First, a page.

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How one module can serve multiple qualifications through tailored implementation of presentation

  • Project leader(s): Carol CalvertRachel Hilliam
  • Theme: Supporting students
  • Faculty: STEM
  • Status: Current
  • Dates: March 2020 to November 2021

Students taking qualifications mainly in science, economics and data sciences are now the majority of the students on a second-year undergraduate statistics course. The course was designed as a specialist course for statisticians and increasingly it needs to address the needs of specialists and non-specialists simultaneously.  A decision to alter the support structure, rather than the printed course materials, was taken to accommodate this change in the study intentions of the students on the module.

This report covers three main areas:

  • meeting the different support needs of students, on the same module, but different qualifications.
  • negotiating with a team of Associate Lecturers (tutors) to improve the student experience.
  •  circumnavigating barriers to the development and implementation of change.

A fundamental change was to move from geographical allocation of students to tutors, to an allocation based on the qualification route of the students. Alongside this change more tutor time was allocated to tutors for working with their own group of around twenty students.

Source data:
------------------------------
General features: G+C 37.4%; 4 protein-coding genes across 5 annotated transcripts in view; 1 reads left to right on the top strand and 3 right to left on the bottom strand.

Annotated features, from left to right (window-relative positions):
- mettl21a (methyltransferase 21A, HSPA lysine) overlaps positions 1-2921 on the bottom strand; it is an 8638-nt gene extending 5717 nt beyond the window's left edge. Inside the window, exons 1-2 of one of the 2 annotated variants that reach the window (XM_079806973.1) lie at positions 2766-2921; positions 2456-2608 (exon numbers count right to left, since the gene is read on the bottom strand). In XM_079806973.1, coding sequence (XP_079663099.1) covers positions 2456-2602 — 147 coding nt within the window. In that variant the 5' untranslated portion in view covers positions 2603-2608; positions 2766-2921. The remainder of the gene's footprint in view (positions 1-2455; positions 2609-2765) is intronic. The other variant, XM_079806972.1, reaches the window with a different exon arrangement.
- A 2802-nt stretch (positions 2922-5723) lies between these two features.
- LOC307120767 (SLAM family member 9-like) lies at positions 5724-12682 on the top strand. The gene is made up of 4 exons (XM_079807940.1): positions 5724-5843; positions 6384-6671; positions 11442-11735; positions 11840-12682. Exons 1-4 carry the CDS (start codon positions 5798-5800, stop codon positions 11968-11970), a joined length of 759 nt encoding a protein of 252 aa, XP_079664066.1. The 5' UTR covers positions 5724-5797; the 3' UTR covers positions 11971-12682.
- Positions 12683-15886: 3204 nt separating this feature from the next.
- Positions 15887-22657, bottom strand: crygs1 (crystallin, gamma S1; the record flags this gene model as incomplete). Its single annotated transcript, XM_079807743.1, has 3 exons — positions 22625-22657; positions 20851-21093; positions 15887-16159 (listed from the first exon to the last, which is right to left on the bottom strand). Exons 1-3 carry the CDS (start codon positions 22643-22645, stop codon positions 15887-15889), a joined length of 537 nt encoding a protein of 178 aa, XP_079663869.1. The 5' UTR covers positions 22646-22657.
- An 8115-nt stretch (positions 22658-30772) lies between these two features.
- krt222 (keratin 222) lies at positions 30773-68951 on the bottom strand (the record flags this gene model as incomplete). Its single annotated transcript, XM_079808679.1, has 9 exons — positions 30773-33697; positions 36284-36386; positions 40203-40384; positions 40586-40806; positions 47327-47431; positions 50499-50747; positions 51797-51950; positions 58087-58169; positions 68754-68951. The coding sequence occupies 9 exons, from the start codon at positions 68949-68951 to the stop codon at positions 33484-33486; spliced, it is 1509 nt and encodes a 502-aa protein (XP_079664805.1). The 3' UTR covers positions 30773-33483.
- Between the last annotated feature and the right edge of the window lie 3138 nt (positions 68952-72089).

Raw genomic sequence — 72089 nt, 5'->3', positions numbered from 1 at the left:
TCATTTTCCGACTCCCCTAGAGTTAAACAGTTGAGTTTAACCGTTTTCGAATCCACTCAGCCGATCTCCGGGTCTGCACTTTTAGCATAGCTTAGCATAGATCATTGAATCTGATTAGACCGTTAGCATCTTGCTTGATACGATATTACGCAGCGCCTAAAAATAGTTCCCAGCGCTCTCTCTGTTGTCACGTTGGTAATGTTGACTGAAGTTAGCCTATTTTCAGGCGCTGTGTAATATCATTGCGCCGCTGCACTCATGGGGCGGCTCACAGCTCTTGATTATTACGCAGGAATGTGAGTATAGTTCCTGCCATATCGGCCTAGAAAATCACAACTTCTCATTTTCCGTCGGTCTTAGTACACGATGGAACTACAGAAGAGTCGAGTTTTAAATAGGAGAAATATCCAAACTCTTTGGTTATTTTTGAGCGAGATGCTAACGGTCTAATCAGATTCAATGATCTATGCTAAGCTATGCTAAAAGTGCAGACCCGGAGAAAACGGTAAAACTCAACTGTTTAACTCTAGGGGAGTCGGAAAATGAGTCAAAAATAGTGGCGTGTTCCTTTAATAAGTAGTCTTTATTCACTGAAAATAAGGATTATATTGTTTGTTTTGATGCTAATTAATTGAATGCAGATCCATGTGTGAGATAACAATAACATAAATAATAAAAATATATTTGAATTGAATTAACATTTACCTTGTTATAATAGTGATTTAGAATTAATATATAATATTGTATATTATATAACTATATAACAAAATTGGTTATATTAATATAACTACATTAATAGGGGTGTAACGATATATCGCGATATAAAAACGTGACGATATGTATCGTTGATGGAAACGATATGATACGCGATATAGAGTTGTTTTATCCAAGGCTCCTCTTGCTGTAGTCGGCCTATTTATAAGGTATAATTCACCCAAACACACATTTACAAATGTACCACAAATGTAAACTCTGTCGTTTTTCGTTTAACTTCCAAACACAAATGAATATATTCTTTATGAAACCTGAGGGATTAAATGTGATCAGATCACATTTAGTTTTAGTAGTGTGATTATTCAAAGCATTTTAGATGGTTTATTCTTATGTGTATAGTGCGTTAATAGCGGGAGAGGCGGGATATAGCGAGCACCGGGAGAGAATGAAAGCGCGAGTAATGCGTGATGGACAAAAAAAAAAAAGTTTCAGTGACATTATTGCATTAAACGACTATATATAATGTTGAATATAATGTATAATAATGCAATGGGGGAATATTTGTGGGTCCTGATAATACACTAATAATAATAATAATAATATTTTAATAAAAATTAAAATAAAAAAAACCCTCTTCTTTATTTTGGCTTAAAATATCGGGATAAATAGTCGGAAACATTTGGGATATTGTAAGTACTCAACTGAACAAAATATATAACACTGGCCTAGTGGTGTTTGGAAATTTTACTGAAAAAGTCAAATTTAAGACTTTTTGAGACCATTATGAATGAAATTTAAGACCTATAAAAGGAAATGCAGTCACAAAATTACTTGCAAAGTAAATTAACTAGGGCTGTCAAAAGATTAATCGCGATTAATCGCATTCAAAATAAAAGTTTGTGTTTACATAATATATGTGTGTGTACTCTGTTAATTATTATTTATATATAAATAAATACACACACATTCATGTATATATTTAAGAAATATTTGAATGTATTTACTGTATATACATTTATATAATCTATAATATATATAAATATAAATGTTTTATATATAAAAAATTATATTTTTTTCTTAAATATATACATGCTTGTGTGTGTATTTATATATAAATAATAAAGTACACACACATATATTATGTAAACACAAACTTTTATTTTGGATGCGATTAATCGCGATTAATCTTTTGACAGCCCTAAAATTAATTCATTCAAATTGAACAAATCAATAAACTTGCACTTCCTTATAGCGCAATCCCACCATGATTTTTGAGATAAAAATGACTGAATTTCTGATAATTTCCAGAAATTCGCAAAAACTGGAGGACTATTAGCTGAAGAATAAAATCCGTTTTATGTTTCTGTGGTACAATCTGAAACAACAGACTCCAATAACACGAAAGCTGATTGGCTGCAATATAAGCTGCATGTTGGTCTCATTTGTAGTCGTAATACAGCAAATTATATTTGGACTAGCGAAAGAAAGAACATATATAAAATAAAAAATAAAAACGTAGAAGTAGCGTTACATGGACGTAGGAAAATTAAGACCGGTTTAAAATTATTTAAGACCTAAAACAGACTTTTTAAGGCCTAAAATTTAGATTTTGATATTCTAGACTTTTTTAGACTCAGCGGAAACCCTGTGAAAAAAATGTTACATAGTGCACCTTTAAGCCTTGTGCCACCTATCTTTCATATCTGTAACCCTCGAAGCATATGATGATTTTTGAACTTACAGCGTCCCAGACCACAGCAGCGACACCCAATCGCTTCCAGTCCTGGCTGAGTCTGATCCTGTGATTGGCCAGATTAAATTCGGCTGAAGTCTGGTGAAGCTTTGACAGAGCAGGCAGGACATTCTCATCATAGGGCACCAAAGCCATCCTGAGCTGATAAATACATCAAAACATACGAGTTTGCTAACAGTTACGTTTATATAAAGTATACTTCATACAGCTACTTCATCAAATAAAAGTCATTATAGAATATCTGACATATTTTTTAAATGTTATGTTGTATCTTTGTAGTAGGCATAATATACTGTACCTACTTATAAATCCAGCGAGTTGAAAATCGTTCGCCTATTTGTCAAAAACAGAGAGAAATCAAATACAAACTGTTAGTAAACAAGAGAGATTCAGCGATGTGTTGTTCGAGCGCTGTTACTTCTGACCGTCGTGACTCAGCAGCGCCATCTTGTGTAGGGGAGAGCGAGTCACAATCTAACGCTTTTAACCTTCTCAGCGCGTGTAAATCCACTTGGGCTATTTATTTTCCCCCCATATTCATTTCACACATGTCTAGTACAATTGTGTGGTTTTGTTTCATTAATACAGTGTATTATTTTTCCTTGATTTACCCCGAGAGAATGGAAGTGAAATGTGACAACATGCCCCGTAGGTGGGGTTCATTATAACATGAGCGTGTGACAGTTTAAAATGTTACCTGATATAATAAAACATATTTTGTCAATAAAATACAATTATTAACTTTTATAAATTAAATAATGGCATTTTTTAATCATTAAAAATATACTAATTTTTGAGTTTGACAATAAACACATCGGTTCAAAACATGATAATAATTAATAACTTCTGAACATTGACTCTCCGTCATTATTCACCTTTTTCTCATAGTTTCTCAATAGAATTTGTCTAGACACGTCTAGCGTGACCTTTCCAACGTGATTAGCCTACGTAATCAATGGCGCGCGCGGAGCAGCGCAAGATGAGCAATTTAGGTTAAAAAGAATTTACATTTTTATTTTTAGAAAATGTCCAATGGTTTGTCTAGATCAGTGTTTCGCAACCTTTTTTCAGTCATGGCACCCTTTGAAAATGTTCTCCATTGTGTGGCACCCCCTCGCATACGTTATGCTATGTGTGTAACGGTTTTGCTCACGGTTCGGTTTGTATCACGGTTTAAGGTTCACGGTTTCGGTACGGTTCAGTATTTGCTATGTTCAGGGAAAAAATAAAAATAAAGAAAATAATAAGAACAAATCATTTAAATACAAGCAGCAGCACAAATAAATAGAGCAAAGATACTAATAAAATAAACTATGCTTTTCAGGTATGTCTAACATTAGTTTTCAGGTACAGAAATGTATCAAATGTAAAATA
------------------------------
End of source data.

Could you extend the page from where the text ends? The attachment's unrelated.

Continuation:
A set of tutorials geared towards specific qualification groups of students were developed and delivered alongside a set of core tutorials.  Students had access to all tutorials and most tutorials were recorded.  Students who attended a tutorial “live” were found to be more likely to attend a qualification-based tutorial than a core tutorial.  The viewings of recordings of tutorials were predominantly of core tutorials.

The changes made as a part of this project were designed to help non-mathematics and statistics students cope with a traditional statistics course. They have, however, also helped tutors to embrace and enjoy the opportunities to communicate good statistical practice to non-statistics specialists.  Tutors have had to accept and deal with the much broader range of backgrounds and interests of the students.

The overall aim was to improve the student experience on the module, but we also increased the range of pre-start activities for students. Additional refresh materials were commissioned, and early module materials were made available. This approach integrated well into the school’s existing “revise and refresh” and “early start” programmes.

As it transpired the pandemic led to so many assessment changes across the University which made it impossible to associate any changes in pass rates to this project.

This report covers the 18 months which were funded by eSTEeM project funding and some of the earlier work the eSTEeM project built on.

Related Resources: 
File Calvert and Hilliam, M248 presentation.pptx786.07 KB

Project presentation.